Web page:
Users of gay dating apps like Grindr and Hornet are at risk of entrapment in countries like Egypt where police seek to crack down on LGBT citizens, The Verge reports.
Undercover police officers will chat with Egyptians on a dating app, The Verge explains, and then arrange for their arrest once they agree to meet in person. While homosexuality isn't illegal in Egypt, government officials often target LGBT individuals with debauchery charges and use arrests and raids as a way to create a public statement, The Verge reports.
App developers have taken steps to help protect users from falling prey to these traps, sending out alerts and encouraging users to keep their profiles anonymous. Grindr, which usually displays how far users are from one another, keeps distances private in the Egyptian version of the app. It has also made options to password-protect the app and make it look more inconspicuous on a phone's home screen.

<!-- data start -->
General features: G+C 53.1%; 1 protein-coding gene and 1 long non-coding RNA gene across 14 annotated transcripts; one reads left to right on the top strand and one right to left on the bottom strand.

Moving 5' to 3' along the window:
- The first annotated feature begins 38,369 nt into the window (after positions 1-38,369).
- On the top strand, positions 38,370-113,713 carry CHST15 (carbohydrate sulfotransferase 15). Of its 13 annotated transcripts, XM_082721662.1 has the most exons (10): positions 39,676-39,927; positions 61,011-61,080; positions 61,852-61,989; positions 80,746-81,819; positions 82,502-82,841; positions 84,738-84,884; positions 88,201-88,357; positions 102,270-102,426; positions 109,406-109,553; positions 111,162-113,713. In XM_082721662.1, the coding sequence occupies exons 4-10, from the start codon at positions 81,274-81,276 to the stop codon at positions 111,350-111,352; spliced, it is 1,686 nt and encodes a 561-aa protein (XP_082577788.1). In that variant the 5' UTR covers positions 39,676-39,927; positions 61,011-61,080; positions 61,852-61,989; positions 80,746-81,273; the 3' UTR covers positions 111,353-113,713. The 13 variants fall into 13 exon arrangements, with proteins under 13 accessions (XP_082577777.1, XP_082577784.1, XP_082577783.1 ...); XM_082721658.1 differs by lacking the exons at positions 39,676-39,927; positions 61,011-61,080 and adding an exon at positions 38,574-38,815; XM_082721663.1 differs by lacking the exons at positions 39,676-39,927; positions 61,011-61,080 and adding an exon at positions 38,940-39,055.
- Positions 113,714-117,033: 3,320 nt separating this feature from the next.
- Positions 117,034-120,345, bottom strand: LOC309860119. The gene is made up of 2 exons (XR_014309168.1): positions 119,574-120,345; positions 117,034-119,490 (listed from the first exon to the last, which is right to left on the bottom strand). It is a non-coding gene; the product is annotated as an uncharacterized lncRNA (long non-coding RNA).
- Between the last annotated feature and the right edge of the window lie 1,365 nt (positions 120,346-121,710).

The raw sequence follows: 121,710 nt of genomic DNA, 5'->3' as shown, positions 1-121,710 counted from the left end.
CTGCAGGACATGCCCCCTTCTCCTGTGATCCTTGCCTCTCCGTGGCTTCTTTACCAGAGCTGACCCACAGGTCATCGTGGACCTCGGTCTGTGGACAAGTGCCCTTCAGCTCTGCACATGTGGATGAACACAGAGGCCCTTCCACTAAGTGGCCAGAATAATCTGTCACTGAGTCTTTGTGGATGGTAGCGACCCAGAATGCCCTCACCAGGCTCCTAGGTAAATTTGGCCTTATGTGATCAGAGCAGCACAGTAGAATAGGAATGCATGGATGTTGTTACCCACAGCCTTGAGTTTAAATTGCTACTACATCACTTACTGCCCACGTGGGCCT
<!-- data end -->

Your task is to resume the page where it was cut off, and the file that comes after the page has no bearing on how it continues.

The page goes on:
But more extensive safety features would take major engineering work, The Verge notes, and wouldn't necessarily prevent users from being targeted by law enforcement anyway. LGBT advocacy groups in the region are encouraging users to know the risks, and are additionally providing attorneys for meet-ups in case things go wrong.
The cultural differences between app developers in California and users in Egypt make it difficult to overcome the regional challenges, a digital rights group worker, Dia Kayyali, told The Verge. "You have to address the fact that governments have people who are specifically manipulating the platform to hurt people," Kayyali said. Read more at The Verge. Summer Meza